Building a digital strategy for a bank is not just about getting the mobile banking app going or rolling out a marketing campaign. The true success in building a digital bank is in the ability to have the right proposition for the customer, building internal capabilities that can help in delivering the right digital experience – ensuring the transformation is embraced both internally and externally.
1. Defining the value proposition
The starting point of any digital journey is in having a customer-centric value proposition. The key question that is core to getting the bank digital ready is ‘what’s in it for the customer?
Everything that gets to be created as part of the digital proposition – the technology infrastructure, the organisation capabilities, the operating model – they all tend to converge and create value only when they result in a better experience for the customer. While banks have long moved from being branch driven to being multi-channel, the underlying shift has also been in banks moving away from being product centric to being customer centric
When ATMs came around, they created the first layer of alternative banking channels that helped a ‘self-serviced’ model. With the advent of the internet and mobile banking, the experience moved to becoming even more direct for the customer. We have seen a series of debates over the last decade comparing the highly engaged brick-and-mortar branch banking model with the fast and furious electronic banking models that were rated to be relatively impersonal. 85% of today’s retail banking transactions are now reported to be digital.
Yet today we find banks that are a step ahead on the digital journey have successfully converged the customer engagement levels with digital technology. This enables the pampering experience of a ‘virtual relationship manager’ for customers, and advocates higher engagements with interactive ATMs that provide the customer with a ‘wow experience’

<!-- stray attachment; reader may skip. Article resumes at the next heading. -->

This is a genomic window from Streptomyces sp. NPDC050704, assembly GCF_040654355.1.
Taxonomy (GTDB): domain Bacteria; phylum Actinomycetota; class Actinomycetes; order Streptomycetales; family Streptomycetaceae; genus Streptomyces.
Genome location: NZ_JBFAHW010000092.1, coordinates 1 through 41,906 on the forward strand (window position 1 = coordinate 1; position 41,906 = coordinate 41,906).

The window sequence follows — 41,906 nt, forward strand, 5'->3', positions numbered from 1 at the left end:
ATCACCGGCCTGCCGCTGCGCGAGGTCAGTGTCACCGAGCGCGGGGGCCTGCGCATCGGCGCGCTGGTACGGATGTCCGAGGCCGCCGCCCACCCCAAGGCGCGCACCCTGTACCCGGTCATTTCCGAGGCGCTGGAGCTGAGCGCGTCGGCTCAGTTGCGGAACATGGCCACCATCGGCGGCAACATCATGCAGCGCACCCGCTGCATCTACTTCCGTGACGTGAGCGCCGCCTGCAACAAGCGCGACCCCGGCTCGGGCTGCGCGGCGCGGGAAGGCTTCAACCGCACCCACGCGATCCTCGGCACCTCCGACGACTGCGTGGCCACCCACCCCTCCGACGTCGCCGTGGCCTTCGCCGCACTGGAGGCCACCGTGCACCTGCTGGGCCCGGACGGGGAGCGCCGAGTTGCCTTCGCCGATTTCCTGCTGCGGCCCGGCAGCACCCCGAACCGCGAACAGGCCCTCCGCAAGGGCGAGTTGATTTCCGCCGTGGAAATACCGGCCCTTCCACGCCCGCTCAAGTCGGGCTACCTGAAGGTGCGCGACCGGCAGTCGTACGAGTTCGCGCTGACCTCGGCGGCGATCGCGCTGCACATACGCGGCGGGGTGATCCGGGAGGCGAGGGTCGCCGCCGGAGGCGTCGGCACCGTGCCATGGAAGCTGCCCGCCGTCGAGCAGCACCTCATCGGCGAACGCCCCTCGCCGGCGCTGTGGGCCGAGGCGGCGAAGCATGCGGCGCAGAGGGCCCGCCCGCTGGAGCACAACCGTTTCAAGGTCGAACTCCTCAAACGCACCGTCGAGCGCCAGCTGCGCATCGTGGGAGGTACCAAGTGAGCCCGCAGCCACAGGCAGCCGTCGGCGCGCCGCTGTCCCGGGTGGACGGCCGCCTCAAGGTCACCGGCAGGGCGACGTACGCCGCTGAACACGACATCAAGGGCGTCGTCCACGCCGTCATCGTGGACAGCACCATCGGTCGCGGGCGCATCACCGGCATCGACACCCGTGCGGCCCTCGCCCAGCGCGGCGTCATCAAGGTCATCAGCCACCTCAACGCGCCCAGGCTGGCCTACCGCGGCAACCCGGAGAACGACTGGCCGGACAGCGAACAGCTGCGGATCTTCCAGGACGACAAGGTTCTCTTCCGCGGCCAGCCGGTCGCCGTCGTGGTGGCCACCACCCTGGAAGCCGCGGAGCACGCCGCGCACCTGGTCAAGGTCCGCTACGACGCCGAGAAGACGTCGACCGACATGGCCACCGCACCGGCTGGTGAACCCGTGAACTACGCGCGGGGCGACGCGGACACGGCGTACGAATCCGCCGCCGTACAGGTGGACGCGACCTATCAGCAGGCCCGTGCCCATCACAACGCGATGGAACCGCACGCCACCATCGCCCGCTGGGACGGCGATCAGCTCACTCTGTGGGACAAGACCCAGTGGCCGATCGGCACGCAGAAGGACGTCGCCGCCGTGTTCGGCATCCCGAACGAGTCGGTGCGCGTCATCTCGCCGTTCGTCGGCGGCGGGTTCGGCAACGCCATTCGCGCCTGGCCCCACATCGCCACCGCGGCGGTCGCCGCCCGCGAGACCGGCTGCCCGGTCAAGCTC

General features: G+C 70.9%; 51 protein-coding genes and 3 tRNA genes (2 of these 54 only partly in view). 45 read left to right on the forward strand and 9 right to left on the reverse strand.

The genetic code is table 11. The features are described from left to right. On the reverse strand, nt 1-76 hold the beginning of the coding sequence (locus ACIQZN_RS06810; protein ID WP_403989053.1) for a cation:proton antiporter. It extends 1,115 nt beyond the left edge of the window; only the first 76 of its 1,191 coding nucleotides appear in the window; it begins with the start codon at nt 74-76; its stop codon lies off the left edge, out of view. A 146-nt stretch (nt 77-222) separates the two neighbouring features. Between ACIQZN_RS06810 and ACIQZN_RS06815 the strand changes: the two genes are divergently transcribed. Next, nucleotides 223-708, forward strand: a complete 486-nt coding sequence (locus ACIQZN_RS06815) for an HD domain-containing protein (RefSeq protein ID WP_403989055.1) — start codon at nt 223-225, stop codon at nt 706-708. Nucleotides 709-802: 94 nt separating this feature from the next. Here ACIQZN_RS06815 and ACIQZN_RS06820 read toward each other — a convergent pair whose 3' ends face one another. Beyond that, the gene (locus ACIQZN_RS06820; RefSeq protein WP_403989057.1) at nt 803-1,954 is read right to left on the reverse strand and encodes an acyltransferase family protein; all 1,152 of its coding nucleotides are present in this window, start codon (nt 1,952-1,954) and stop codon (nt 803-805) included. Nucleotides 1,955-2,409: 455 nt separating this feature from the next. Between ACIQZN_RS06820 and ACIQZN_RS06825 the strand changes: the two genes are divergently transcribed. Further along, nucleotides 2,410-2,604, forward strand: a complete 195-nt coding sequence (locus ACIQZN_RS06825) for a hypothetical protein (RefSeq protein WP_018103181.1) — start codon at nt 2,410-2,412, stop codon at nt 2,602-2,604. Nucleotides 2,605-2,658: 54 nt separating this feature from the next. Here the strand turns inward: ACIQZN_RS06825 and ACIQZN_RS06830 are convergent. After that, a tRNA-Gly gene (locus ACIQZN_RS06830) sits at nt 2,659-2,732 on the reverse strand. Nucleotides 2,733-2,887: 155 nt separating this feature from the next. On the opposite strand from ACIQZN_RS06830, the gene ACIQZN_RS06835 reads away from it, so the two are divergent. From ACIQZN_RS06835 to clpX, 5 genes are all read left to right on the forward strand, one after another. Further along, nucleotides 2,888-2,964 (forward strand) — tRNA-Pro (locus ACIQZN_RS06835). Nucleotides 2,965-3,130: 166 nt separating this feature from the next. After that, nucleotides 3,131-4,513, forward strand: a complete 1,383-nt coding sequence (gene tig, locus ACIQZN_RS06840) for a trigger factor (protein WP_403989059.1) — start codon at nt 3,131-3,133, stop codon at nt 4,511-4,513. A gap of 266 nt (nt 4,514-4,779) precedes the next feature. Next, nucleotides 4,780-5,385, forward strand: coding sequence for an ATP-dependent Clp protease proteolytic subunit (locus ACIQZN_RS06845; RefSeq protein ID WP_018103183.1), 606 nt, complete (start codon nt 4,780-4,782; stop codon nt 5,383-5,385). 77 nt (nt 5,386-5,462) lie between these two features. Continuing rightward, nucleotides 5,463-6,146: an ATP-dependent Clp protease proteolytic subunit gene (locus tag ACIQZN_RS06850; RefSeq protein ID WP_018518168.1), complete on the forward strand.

Ultimately, it is the difference that is brought about to the customer and his/her experience that really matters. And there lies the core value proposition.
2. Building the digital technology infrastructure
Channels are the face of the bank to the customer. From just about enabling multiple channels to creating a ubiquitous experience – across branches, ATM, call centres, IVR, SMS banking, internet banking, mobile banking and now social media banking, banks have come a long way in the ability to make the direct digital connect with the customer.
Sitting behind the glamorous channel layer is the core banking platform where the central customer information and the transaction backbone lies: creating myriads of channel connectivity with the core engine is passé. Unless banks invest and build a robust middleware, it would be hard to sustain the digital journey. And that’s the most critical component of a digital bank: and that leads us to the other aspect of digitisation: any bank that is serious about digital technology would need to embrace the emergence of the new beast called data. Decision making processes no longer are driven by heuristics. Advanced data and analytics is in.
Historically, decisions on customer segmentation, product offering, campaigns and sales were driven by demographic profiling and portfolio level analysis. The advent of predictive analytics and big data has taken the science of data and its management to the next level.
The foundation of predictive analytics is in the ability to generate thousands of variables from the static and transactional data that is available with the bank, that help profile the customer behaviour and build statistical correlation that helps predict the way forward and the best course of action.
While loyalty programs gave an opportunity to tap into transaction data that was outside the bank, the advent of social media and the emergence of big data has brought in a plethora of new possibilities. Forward looking banks have created organisations that are increasingly more conscious of this.